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Recognising the Signs and Symptoms of Trauma

Updated: Jun 23

In the realm of mental health, it's no secret that traumatic experiences often lie at the heart of many diagnoses. From anxiety disorders to depression, substance use issues, and beyond, the trauma's impact can be deeply intertwined with various physical and mental health conditions. This profound connection underscores the crucial need for a trauma-informed approach to care.

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Trauma can manifest in a myriad of ways, affecting us emotionally, physically, psychologically, and being directly related to many diagnoses. Emotionally, we might experience intense feelings of fear, sadness, anger, or numbness, often triggered by reminders of the traumatic event. Physically, trauma can lead to symptoms such as fatigue, headaches, muscle tension, or even chronic pain. Psychologically, it may cause disturbances in sleep patterns, difficulty concentrating, or heightened startle responses. In terms of mental health diagnoses, trauma can contribute to conditions like post-traumatic stress disorder (PTSD), depression, anxiety disorders, substance abuse, or eating disorders. These signs serve as crucial indicators that trauma has left a profound imprint on our well-being, highlighting the need for support and healing interventions.


When we talk about being trauma-informed, we're shining a light on the importance of recognising the pervasive influence of trauma in shaping peoples' experiences and behaviours. It's about understanding that behind every diagnosis, there may be a complex web of past traumas waiting to be addressed.

By embracing a trauma-informed perspective, we're not just treating symptoms; we're delving deeper into the root causes of distress. We're creating spaces of safety, validation, and empathy where people feel heard and understood. And most importantly, we're empowering survivors to reclaim their narratives and embark on paths toward healing and resilience.


The aim of this blog is to provide readers with a thorough grasp of trauma's multifaceted impacts, covering its emotional, behavioural, psychological, and diagnostic dimensions. By exploring how trauma manifests and affects people, it sheds light on its complex influence on all areas of our well-being. Ultimately, the goal is to equip readers with knowledge, fostering empathy and support for those who have experienced traumatic events.

"It's not, 'What's wrong with you?' It's 'What happened to you?'" (Dr Bruce Perry, renowned psychiatrist and neuroscientist)

Trauma Signs: Emotional



1.     Intense Fear and Anxiety


An after effect of trauma is that people often experience intense fear and anxiety, rendering everyday life a battleground. The brain, in its effort to protect, activates one of the trauma responses (the most commonly known ones being fight, flight or freeze), flooding the system with adrenaline and cortisol. However, even after the danger has subsided, lingering feelings of dread, panic attacks, and hypervigilance can persist, casting a shadow over their every move.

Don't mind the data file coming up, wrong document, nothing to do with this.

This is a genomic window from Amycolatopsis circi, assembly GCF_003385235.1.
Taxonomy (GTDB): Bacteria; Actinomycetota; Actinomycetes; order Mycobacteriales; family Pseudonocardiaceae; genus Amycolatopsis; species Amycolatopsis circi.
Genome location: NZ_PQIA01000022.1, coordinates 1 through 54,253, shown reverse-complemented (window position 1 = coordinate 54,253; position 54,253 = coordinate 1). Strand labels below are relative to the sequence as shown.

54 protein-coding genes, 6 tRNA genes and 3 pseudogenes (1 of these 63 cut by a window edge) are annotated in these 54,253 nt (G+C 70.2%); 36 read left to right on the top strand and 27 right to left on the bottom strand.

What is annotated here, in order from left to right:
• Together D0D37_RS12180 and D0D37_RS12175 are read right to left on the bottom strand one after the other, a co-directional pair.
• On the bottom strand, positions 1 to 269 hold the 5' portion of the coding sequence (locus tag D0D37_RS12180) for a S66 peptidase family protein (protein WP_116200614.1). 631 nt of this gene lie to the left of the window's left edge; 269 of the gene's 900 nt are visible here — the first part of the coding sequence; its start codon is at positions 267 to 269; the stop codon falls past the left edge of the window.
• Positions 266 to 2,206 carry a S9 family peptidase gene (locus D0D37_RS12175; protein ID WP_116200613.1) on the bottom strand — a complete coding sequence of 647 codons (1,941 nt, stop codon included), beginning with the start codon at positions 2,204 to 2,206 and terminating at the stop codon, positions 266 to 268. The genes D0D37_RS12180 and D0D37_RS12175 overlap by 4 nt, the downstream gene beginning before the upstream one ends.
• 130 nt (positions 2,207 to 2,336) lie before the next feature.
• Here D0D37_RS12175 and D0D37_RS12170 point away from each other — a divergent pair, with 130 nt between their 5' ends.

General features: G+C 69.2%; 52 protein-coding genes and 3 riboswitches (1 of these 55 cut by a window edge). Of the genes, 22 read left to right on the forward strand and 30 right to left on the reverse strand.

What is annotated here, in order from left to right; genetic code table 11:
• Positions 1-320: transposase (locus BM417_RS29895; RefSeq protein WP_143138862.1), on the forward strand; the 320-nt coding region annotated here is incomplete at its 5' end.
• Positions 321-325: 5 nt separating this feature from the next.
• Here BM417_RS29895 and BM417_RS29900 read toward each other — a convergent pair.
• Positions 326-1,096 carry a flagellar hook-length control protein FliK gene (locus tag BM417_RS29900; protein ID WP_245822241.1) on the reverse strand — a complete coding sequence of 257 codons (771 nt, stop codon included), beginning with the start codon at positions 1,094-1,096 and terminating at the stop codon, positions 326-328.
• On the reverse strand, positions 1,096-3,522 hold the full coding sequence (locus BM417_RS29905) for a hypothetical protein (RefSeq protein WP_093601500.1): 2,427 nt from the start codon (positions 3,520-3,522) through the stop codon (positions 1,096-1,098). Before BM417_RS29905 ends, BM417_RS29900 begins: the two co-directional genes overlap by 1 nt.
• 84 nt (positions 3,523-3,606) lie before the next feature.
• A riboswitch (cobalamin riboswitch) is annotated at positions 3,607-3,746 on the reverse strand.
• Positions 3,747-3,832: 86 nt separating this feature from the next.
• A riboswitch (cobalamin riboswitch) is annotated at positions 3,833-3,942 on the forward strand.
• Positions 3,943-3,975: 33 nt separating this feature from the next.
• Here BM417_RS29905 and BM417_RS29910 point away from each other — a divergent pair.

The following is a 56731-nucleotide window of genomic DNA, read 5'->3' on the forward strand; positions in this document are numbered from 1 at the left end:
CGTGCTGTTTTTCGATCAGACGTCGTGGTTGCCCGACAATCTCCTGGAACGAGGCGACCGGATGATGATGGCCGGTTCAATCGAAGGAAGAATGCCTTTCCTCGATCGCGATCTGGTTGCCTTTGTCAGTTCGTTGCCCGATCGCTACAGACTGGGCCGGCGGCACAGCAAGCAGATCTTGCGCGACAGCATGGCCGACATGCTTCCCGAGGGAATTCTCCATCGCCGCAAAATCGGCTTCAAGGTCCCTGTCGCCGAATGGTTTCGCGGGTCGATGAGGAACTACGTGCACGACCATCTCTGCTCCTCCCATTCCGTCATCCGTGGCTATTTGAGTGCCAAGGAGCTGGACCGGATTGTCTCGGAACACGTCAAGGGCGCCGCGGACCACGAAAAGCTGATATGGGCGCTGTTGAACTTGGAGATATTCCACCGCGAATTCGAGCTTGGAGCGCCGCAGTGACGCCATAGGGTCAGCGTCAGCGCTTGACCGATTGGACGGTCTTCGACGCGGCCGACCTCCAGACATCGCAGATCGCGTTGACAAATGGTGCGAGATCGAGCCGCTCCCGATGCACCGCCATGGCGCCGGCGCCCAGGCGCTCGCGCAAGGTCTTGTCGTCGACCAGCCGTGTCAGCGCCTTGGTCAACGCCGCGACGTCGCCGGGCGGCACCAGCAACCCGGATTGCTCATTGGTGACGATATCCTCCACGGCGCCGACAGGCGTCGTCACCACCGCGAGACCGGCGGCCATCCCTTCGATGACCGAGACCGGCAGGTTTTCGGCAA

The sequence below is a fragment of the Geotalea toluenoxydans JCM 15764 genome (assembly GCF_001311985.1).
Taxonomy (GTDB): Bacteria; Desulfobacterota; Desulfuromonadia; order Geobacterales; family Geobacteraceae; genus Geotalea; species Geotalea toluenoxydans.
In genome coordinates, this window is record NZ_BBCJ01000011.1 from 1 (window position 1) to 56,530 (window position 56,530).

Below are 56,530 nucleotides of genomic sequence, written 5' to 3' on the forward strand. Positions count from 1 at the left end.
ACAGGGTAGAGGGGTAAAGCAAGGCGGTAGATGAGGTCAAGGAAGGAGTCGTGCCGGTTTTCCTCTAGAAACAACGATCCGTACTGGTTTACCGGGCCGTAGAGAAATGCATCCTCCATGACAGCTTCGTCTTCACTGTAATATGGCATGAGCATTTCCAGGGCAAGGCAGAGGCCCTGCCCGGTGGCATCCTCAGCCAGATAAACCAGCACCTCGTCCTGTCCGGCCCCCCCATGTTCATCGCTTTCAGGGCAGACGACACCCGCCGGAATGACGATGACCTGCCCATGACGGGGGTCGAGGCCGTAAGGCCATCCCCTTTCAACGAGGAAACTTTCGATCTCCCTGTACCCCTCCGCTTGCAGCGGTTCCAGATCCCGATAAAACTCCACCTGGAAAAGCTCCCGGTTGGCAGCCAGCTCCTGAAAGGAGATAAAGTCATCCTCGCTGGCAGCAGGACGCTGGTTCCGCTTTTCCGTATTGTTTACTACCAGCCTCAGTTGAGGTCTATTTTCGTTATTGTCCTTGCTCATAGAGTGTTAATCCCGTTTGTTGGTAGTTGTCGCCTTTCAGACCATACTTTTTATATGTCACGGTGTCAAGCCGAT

Consider a scenario where someone is a survivor of a car crash. Each screech of tires or passing car triggers a racing heart, sweaty palms, and a gripping fear. Similarly, for someone who has endured assault, a simple act like walking alone at night can induce spine-chilling fear, prompting constant surveillance of their surroundings.

This turmoil is not exclusive to adults. Children who have faced bullying or abuse also grapple with suffocating terror, dreading the prospect of attending school or interacting with peers.


These emotional responses extend beyond being challenging; they are profoundly debilitating, depriving people of the ability to lead a life free from fear's suffocating grip.


2.     Anger and Irritability


When people navigate through challenging periods in life, such as coping with trauma, it's not merely their emotions that become disrupted but their entire world. Anger and irritability often emerge, fuelled by frustration and an enduring sense of helplessness. Triggers for these emotional upheavals can emerge unexpectedly - a particular place, a specific sound, or even seemingly innocuous situations that dredge up memories of distressing events.


Everyday annoyances that once seemed inconsequential now have the power to ignite a wildfire of anger, threatening to engulf everything in its wake. However, these outbursts of anger and irritability extend beyond personal experiences. They infiltrate relationships, work life, and daily routines. Suddenly, people can find themselves snapping at loved ones over trivial matters or exploding over minor inconveniences as if they were catastrophic. As misunderstandings accumulate and conflicts brew, a sense of isolation pervades, resulting in feeling stranded on an island of their own emotions.